A scotch whisky distiller, when asked recently if he made any blends, was gloriously sniffy and dismissive of blended whisky. It would have been interesting to see and hear what he would have made of the Johnnie Walker Directors Blends, which I got to taste last Thursday (November 28) in London.
Hiscot has been a subsidiary of Hite-Jinro since 1993.
Won Cheol Lee, Hite-Jinro’s general director of imported spirits sector, said: “Scotch whisky is growing in popularity in Korea with drinks connoisseurs discovering the enjoyment that can be gained from sharing this quality spirit with their friends, family and business partners.
“The Korean market, customer’s drinking habits are changing. Until recently, the Korean alcoholic beverage market used to be all about domestic brands such as the domestic blended scotch whisky, soju and domestic beer,” he said.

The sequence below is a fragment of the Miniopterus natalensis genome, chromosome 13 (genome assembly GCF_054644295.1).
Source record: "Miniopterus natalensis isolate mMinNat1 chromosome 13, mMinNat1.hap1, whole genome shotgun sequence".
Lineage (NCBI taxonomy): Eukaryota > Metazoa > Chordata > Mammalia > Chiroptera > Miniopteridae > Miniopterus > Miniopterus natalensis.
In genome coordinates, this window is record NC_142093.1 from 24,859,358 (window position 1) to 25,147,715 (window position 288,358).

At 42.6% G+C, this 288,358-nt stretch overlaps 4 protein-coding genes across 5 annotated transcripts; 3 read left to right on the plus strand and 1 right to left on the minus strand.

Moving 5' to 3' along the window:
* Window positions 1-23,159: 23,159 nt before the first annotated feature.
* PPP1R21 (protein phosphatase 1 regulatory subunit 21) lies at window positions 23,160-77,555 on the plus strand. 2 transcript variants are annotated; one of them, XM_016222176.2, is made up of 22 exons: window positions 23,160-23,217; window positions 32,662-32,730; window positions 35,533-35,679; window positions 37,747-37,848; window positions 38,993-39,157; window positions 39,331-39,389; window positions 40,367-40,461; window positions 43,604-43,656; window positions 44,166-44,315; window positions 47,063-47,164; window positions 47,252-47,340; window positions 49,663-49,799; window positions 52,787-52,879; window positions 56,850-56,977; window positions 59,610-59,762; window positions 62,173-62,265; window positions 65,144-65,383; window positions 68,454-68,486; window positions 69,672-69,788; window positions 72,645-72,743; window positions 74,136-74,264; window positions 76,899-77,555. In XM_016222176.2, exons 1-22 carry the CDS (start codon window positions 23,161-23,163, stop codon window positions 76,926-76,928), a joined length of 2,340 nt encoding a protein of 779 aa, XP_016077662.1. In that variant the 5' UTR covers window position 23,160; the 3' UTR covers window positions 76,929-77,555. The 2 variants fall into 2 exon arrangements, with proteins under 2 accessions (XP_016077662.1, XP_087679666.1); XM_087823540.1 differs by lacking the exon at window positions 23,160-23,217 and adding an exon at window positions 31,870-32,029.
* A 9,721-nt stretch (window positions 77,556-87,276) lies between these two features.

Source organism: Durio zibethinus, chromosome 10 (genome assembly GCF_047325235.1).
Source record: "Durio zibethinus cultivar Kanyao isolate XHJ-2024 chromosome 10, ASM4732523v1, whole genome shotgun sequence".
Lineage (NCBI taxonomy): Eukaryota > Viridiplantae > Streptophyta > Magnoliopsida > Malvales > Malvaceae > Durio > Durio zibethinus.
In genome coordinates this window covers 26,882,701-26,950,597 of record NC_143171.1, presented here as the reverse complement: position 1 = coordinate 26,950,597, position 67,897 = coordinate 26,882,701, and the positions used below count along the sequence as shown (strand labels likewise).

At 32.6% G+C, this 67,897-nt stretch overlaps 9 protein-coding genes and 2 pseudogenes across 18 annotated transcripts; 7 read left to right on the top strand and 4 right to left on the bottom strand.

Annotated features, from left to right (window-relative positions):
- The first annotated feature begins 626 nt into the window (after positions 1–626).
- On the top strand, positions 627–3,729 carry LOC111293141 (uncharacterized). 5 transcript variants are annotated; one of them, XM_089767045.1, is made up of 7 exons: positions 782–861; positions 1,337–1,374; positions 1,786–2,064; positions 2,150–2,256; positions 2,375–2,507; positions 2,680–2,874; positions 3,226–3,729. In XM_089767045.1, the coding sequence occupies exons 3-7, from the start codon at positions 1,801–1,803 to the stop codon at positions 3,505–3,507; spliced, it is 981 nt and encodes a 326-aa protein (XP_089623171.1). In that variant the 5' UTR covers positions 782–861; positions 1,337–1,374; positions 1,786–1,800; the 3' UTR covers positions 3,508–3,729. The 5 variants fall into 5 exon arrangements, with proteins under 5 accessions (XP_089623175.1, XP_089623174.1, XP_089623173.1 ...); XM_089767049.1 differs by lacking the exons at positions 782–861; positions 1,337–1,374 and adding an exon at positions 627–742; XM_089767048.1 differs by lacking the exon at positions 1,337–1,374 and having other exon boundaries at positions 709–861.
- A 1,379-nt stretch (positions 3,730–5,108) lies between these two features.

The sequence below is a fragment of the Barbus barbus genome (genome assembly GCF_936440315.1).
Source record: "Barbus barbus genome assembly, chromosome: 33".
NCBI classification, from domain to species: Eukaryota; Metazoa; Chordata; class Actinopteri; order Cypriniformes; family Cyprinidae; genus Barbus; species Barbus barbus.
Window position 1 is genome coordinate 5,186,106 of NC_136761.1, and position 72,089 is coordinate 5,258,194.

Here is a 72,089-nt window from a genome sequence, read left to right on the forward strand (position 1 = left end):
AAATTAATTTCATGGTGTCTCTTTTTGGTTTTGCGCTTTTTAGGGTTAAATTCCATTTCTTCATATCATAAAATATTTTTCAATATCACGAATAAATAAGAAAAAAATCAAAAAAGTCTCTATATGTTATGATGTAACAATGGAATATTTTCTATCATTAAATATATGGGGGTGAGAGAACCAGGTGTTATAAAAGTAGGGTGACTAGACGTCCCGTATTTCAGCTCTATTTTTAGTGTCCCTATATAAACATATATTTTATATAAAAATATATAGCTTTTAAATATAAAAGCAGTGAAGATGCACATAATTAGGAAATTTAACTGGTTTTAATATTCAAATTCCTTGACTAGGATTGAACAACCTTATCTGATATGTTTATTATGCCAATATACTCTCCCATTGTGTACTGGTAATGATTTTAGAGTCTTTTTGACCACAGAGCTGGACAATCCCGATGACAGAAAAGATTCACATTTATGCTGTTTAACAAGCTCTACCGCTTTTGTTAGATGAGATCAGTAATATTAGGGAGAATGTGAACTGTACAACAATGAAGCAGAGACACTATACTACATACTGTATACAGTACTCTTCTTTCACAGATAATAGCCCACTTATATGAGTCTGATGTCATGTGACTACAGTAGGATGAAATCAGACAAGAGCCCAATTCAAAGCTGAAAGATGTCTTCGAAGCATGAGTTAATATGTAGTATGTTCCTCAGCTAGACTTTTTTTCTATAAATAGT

The significant rise in consumption of imported alcoholic beverages we’re now seeing would indicate that customer buying habits will be shifting in the near future,” said Cheol Lee
“Therefore, as is the case with many other alcoholic beverage businesses, we have taken the decision to strengthen our imported product portfolio. By merging Hiscot, Hite-Jinro group has strengthened its coverage in the imported beer and spirits category,” he said.
Hiscot is best known for its Kingdom blended scotch whisky range, distributed in South Korea. At the International Spirits Competition (ISC 2011) Kingdom took Gold for its 21 Year Old and 30 Year Old – with Kingdom 30 Year Old also awarded ‘Best in Class’ – alongside a silver medal for Kingdom 17 Year Old and a bronze for Kingdom 12 Year Old.
The brand has also fared well at the International Wine and Spirit Competition and at the San Francisco Whisky & Sprits competition.
Kingdom is crafted by former Edrington master blender John Ramsay. Ramsay has now retired but remains active and is still overall chairman of the ISC whisky judging panel.